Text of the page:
For ‘YycG autophosphorylation, 2 µg of protein was incubated 3 min at room temperature in 10 µl of phosphorylation buffer (100 mM Tris HCl pH 8, 200 mM KCl, 4 mM MgCl2, 0.5 mM DTT, 0.1 mM EDTA, 3.5% glycerol, 2.5 µM ATP, 4 µCi [γ-32P]-ATP). For phosphotransfer from ‘YycG to YycF, equal amounts of each protein were incubated together and the reaction was initiated by the addition of a radiolabelled ATP mixture as above. Reactions were stopped by adding 2 µl of SDS loading buffer and analysed by SDS-PAGE on 12% acrylamide gels, followed by autoradiography.
Gel mobility shift DNA-binding assays
DNA fragments corresponding to the promoter regions of yocH (314 bp, OSA7/OSA8), ftsA (246 bp, OSA10/OSA11), ykvT (350 bp, OSA74/OSA75) or tagA/tagD (410 bp, OSA84/OSA85) were generated by PCR using Pwo polymerase (Roche) and the indicated oligonucleotide pairs. Labelling, DNA-binding and electrophoresis were performed as described previously (Derréet al., 1999). For competition assays, non-labelled DNA fragments were synthesized by PCR with oligonucleotides OSA7/OSA8 and OSA52/OSA53 for specific and non-specific competition, respectively.These DNA fragments were then added to the binding mixtures.
DNase I footprinting
Radiolabelled DNA fragments were prepared as described above. YycF binding to DNA (5 × 104 cpm per reaction) was performed at room temperature in a buffer containing 25 mM NaH2PO4 pH 8, 50 mM NaCl, 2 mM MgCl2, 1 mM DTT and 10% glycerol. DNase I treatment was then performed as described previously (Derréet al., 1999).
Synthesis of mutagenised DNA fragments by SOE-PCR
Mutagenised DNA fragments PyocHA and PyocHB were synthesized by SOE-PCR (Ho et al., 1989). Briefly, two DNA fragments overlapping at their ends were synthesized by PCR using oligonucleotide pairs OSA7/OSA58 and OSA8/OSA59 for PyocHA and OSA7/OSA60 and OSA8/OSA61 for PyocHB. The second step consists of a fusion PCR using the two neo-synthesized PCR fragments and the OSA7 and OSA8 primers hybridizing at each end of the DNA fragment. Each mutagenised DNA fragment was then purified and sequenced.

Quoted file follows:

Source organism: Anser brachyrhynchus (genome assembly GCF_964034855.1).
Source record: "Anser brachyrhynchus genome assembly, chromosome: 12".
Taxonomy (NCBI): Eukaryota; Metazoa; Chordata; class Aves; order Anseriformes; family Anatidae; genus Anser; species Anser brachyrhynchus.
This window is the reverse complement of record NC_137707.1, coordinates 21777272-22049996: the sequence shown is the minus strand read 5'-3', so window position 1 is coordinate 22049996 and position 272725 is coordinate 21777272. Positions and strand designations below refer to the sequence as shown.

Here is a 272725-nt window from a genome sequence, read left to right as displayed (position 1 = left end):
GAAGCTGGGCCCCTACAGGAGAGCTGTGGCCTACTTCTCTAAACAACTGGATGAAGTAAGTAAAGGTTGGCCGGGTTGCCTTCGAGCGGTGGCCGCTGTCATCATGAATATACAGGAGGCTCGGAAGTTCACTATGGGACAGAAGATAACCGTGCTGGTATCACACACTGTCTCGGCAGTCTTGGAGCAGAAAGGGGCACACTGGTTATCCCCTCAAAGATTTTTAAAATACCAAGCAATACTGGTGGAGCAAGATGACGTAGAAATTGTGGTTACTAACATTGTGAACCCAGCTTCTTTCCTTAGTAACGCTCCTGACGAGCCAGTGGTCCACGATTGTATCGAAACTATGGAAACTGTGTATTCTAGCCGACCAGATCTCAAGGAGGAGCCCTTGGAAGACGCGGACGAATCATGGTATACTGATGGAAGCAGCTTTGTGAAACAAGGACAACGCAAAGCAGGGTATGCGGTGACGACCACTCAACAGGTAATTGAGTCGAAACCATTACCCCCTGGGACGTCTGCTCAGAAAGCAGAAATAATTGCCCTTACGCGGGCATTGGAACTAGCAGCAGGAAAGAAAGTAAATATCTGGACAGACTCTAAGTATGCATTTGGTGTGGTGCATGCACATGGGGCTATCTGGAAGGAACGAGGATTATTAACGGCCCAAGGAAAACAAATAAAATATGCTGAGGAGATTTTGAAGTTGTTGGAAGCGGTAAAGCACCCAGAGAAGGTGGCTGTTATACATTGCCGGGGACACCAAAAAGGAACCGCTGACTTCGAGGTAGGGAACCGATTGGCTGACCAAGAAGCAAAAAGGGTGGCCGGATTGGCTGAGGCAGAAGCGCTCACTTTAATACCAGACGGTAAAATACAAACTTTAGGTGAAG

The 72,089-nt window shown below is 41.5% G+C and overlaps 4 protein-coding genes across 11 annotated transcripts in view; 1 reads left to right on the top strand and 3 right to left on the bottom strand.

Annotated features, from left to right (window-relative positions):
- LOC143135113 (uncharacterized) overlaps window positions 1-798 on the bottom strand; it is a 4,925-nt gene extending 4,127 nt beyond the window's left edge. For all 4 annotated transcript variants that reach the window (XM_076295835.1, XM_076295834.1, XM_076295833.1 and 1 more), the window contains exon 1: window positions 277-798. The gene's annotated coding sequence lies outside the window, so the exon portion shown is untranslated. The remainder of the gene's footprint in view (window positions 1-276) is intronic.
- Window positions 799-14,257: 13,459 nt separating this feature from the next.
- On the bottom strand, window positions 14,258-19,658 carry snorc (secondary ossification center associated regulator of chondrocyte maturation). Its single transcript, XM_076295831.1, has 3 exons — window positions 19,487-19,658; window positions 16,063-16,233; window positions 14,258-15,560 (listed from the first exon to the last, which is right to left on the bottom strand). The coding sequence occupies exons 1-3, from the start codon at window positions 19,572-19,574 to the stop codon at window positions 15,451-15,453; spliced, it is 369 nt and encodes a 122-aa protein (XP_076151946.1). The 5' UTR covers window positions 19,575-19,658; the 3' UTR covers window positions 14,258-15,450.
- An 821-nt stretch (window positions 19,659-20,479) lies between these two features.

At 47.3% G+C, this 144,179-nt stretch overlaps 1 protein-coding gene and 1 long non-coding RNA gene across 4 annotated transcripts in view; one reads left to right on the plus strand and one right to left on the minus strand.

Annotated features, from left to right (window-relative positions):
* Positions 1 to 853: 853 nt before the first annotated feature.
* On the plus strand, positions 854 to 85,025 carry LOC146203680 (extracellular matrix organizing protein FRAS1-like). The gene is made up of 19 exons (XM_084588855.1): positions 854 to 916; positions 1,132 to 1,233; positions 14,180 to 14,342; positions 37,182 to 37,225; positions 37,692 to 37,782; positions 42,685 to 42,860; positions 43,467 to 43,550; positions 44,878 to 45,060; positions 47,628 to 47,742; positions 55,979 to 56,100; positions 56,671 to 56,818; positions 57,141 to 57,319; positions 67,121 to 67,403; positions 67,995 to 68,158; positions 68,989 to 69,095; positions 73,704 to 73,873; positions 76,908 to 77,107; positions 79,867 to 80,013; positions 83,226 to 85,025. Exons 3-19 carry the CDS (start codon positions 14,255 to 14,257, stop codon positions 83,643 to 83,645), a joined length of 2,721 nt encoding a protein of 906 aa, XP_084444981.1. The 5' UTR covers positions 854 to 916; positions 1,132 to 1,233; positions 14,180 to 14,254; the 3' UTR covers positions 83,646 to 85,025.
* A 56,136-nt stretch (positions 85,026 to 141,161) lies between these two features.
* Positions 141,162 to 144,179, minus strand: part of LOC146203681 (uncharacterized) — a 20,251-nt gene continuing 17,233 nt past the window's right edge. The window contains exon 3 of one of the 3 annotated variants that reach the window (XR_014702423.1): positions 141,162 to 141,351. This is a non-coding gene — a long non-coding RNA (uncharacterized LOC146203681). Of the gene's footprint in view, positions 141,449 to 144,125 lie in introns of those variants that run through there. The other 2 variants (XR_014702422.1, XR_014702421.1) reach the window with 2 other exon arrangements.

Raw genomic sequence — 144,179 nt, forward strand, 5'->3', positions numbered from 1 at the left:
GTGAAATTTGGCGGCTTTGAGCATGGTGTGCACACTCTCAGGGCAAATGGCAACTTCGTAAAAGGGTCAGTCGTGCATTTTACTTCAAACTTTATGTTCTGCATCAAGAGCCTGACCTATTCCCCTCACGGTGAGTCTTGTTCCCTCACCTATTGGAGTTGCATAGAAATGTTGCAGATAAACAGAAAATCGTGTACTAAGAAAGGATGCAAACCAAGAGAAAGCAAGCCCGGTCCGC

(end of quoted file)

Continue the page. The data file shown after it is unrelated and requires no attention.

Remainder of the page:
We are very grateful to Georges Rapoport for many helpful discussions and critical reading of the manuscript. We thank Marion Hulett for the generous gift of strain MH5117, Etienne Dervyn for helpful discussion and Georg Homuth for assistance with array analysis. Research in the Unité de Biochimie Microbienne was supported by research funds from the European Commission (Grant QLG2-CT-1999–01455), the Centre National de la Recherche Scientifique, Institut Pasteur, and Université Paris 7. Research in the Smurfit Institute of Genetics was supported by research funds from the European Commission (Grant QLG2-CT-1999–01455), Enterprise Ireland SC/02/109 and AH was partly supported by HEA PRTLI.